Last week I went to Vegas, and I mostly played $25 Pai-Gow Tiles. Over my 3 day trip, I played two hands of $5 UTH, two hands of $5 Crazy 4 Poker, one hand of $5 Texas Hold’Em Bonus, and maybe two dozen hands of $10 blackjack. Otherwise, I just played Pai-Gow tiles. It was the first time I played with a strategy, which I practiced on my trainer before the trip.
There were only a few other people that played the game. Often I was there by myself. The game isn’t hard to play, but there’s not a lot of beginner instruction out there, so it remains very mysterious to most people. So I made some video tutorials, to give people that jump-start to understanding the game. (Look for all my YouTube videos on Pai-Gow tiles.)
There’s a few reasons you should learn Pai-Gow tiles. First, it’s a lot of fun if you like games that require a little thought. Secondly, it’s a very cheap game. If you alternate hands as player and banker (e.g., when you’re heads up), the house edge is less than 1%. It even gets cheaper if the house doesn’t use quarters, and charges only $1 commission on a $25 win (4% commission). Finally, and perhaps most importantly, you get tons of degen “cred” by knowing this game well (especially if you’re lo-fan).
I played about 20 hours of $25 Pai-Gow Tiles at the MGM Grand, and got comp’ed for one night hotel stay (all I needed; my friend got comp’ed the other two nights), and I received $67 in cash comps towards our meals. Other than tokes, the average house vig came out to (20 hours)(30 hands/hour)($25/hand)(1%) = $150, which is about the value of my comps. I call that fair. Plus, I ended up winning on the trip, and came back with more money in my pocket than when I left.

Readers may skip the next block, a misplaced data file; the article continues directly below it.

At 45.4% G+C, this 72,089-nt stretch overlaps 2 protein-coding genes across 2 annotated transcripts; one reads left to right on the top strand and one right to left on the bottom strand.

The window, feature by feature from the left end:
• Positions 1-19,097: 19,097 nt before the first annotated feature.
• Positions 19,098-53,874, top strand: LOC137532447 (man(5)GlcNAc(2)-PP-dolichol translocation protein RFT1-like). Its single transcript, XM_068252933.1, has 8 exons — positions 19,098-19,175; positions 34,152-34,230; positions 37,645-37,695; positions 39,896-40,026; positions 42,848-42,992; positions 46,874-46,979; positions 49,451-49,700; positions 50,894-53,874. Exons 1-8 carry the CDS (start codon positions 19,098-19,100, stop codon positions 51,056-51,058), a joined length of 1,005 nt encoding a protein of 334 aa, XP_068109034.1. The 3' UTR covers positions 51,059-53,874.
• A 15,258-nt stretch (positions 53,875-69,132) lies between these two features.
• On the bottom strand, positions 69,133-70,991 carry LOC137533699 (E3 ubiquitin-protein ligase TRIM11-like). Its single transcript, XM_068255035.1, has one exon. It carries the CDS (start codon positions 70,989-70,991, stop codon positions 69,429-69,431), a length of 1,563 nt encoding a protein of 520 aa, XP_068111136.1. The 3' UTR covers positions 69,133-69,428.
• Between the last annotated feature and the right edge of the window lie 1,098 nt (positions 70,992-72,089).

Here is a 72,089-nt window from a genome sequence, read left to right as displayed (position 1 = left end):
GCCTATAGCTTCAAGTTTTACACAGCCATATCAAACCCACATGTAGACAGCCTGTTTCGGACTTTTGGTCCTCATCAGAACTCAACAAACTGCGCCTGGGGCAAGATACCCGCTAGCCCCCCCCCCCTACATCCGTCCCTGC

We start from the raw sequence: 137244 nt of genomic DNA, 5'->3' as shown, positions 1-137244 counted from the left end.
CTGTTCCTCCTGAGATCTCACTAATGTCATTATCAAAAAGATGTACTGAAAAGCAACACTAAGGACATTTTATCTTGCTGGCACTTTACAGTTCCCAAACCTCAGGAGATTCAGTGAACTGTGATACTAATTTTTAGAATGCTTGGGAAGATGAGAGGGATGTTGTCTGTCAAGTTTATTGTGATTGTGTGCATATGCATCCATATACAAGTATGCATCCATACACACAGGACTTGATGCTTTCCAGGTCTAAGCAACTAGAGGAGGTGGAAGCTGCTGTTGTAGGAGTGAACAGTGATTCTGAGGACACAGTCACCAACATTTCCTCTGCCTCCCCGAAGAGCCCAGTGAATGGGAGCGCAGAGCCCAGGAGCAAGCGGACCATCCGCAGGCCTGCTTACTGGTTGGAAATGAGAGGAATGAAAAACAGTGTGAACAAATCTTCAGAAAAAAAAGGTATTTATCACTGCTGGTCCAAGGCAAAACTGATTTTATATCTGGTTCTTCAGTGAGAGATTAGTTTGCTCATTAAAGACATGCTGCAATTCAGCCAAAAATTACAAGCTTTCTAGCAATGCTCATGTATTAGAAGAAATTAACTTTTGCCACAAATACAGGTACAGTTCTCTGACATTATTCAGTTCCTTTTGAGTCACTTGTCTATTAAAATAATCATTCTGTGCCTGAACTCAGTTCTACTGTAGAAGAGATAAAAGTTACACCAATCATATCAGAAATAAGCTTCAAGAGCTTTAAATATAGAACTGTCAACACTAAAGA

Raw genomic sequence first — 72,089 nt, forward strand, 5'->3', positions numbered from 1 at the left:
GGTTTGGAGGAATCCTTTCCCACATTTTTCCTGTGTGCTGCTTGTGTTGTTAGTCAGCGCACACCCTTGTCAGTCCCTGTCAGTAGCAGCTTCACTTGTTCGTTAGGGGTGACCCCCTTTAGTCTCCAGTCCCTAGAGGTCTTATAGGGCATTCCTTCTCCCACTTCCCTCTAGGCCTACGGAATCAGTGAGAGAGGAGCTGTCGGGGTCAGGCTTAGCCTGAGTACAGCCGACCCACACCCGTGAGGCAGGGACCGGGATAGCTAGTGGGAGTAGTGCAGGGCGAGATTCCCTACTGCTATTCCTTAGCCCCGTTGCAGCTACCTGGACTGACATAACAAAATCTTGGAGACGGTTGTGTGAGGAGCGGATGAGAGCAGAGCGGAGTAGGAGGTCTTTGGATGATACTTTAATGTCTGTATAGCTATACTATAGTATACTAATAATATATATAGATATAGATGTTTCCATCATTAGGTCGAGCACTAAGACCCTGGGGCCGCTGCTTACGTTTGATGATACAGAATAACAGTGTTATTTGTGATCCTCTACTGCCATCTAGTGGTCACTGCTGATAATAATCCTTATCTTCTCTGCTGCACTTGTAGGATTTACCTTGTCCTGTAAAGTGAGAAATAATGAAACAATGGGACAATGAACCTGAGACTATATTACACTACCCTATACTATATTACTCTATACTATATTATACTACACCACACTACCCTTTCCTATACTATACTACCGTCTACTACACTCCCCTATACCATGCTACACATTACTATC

When I go with friends on 3-4 day trips to Vegas, I usually end up looking for a cheap game at some point during my 72 hours in the casino. Pai Gow Poker is cheap and slow, but it’s painfully boring. So the last few times we stayed at the Mirage, I started playing Pai Gow Tiles. I really like it now, because it’s a new game to learn, and I feel quite the degen pushing around the pretty little tiles.
The first times I played, I barely knew how to read a hand, and I didn’t learn any strategy. I often asked the dealer for the house way, which I later found out costs at least 0.5% compared to even a simple strategy. Besides, it’s much more fun to set your own hand (correctly). The Wizard of Odds has a very good calculator, but I still needed a practice trainer that taught a simple strategy.
So I wrote a trainer to teach myself, and other newbies, how to play the Wizard’s Simple Strategy. With some interactive practice, and just a little reading on the basics of the game, I hope that anyone can learn to play.
I wrote up a tutorial page on Pai Gow Tiles, if you need some background on the game.
In case you’re thinking about grinding out a profit at +EV Mississippi Stud (all 6 hands seen @ Barona), I’ve plotted an outcome distribution curve to show you what to expect. The following curve shows the cumulative outcome distribution of playing 5000 hands of Mississippi Stud at a fixed Ante, with a 1000 Ante bankroll. At a $5 Ante, this is a bankroll of $5000, and it would take a month of full-time play to see 5000 hands.